By Hillary Keitel, Head of US Wealth, Information Services Division, London Stock Exchange Group
Among the many reasons Schwab Impact is a must attend event each year is the chance to hear where the industry is going. This year, the buzz was definitely around direct indexing and customization. The term "direct indexing" is essentially a new spin on Separately Managed Accounts – a tried and true investment structure. The change in nomenclature reflects that, thanks to new technology, what was once available for just the largest institutional investors can now be delivered efficiently and effectively to relativity small retail investors.
RIAs and wealth advisors are well positioned to utilize direct indexing to help their clients reach their personal life goals. So, it’s no surprise that it was a popular topic at Impact. Fractional share trading and zero fee commissions are accelerating this trend that enables access, personalization, and thus democratization of investments.
Direct indexing is generally executed using the Unified Managed Account (UMA) structure, which allows an investor to hold ETFs, mutual funds, individual securities and SMA strategies all in a single account. The implementation of a UMA is executed by an overlay or investment manager whose sole purpose is to execute trades. Overlay managers can then license an index to be directly and fully replicated in investor portfolios – thus “direct” indexing.
But index providers like FTSE Russell play a much bigger role than just licensing. We provide high-quality market data and construct transparent, representative, and replicable indexes based on a range of investment requirements such as liquidity, tracking error, portfolio turnover and risk budget.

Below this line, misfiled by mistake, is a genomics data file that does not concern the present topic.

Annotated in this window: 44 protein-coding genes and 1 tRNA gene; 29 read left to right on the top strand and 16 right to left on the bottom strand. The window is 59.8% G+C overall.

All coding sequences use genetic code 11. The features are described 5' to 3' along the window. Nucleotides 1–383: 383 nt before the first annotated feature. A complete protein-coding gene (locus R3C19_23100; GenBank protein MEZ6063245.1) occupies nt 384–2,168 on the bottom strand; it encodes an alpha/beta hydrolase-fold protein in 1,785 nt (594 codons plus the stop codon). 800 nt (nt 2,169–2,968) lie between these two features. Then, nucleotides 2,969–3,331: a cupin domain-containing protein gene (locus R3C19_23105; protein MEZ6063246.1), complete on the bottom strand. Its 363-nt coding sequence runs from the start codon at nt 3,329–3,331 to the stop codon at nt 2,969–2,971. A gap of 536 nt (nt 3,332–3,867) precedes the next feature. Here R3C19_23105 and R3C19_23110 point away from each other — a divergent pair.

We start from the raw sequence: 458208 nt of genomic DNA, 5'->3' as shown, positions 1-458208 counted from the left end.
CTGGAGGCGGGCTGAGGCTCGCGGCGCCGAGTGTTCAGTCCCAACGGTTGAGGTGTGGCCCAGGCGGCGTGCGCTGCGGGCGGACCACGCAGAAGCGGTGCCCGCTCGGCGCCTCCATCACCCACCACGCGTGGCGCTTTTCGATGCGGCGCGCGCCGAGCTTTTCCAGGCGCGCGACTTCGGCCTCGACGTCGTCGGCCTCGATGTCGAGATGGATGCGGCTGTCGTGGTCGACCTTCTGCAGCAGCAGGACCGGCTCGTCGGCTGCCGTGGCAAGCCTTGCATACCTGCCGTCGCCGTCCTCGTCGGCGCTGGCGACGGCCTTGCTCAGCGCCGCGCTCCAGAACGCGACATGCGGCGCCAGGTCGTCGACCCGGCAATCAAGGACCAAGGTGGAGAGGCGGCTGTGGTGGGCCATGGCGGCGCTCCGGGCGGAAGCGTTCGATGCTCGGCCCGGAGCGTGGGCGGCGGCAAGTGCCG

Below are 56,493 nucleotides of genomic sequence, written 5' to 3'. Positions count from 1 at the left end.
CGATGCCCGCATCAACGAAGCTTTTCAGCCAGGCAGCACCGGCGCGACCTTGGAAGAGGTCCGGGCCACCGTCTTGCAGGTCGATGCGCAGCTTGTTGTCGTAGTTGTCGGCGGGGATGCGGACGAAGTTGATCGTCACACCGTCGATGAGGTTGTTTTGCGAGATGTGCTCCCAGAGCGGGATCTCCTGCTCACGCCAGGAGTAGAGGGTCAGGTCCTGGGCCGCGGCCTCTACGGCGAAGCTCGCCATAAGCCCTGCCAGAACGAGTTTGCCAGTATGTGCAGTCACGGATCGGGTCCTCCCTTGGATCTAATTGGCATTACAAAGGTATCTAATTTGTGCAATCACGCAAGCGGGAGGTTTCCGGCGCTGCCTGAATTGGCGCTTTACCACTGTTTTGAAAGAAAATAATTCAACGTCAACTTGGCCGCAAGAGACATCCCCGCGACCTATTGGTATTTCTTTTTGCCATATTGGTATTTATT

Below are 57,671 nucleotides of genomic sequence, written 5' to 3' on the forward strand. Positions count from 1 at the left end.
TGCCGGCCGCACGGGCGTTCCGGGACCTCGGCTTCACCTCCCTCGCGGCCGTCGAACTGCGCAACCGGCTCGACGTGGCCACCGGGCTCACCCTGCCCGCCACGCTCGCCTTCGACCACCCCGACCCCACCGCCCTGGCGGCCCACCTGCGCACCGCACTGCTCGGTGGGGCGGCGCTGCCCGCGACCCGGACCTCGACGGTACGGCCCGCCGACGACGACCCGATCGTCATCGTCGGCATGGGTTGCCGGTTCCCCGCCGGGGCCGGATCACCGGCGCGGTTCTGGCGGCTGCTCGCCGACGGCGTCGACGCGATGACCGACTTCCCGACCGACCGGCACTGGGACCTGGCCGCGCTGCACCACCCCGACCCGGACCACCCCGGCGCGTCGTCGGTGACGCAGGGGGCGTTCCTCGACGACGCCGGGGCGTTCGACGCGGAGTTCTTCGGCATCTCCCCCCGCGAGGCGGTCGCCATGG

This means that our clients – including investment advisors and wealth managers – can use our indexes as a means to invest directly in a customized basket of securities. As our Rolf Agather, managing director of North America research, wrote previously, this approach provides investors with key benefits, including:
- Tax advantaged. Investors may implement tax loss harvesting on individual stock positions.
- Customizable. Investors may exclude investments due to concentrated, single-stock positions or avoid investing in certain ESG areas.
- Holdings transparency. Account statements show individual securities owned and the number of shares/bonds of each security owned.
- Fractional shares. Direct indexing also allows for fractional share trading, which can lead to investor benefits such as lower account minimums, minimal tracking error and easier portfolio deposits, withdrawals and rebalancing.
Let’s consider a simple example. A socially conscious investor wants to invest in line with her values. Certainly, she can select a fund solution that seeks to track a benchmark that measures the investment return of large-, mid-, and small-capitalization stocks of companies and is screened for certain environmental, social and corporate governance criteria. But perhaps she is already heavily invested in some of the FAANG stocks, which are among its top holdings. Or perhaps she would like to place greater emphasis on particular issues important to her, such as human trafficking or diversity. Her overlay manager now has the ability to precisely define a customized basket of securities that expresses her view in a low cost, transparent and tax advantage portfolio.
Direct indexing is a compelling option so it’s no surprise this innovation is generating buzz as the next big thing. However, FTSE Russell believes that direct indexing will be a complement, not a competitor, to other index-based approaches, especially ETFs. The core value proposition for ETFs remains highly attractive for the vast majority of retail investors. But for investors seeking greater customization or with a need for additional tax management, direct indexing is worth considering.
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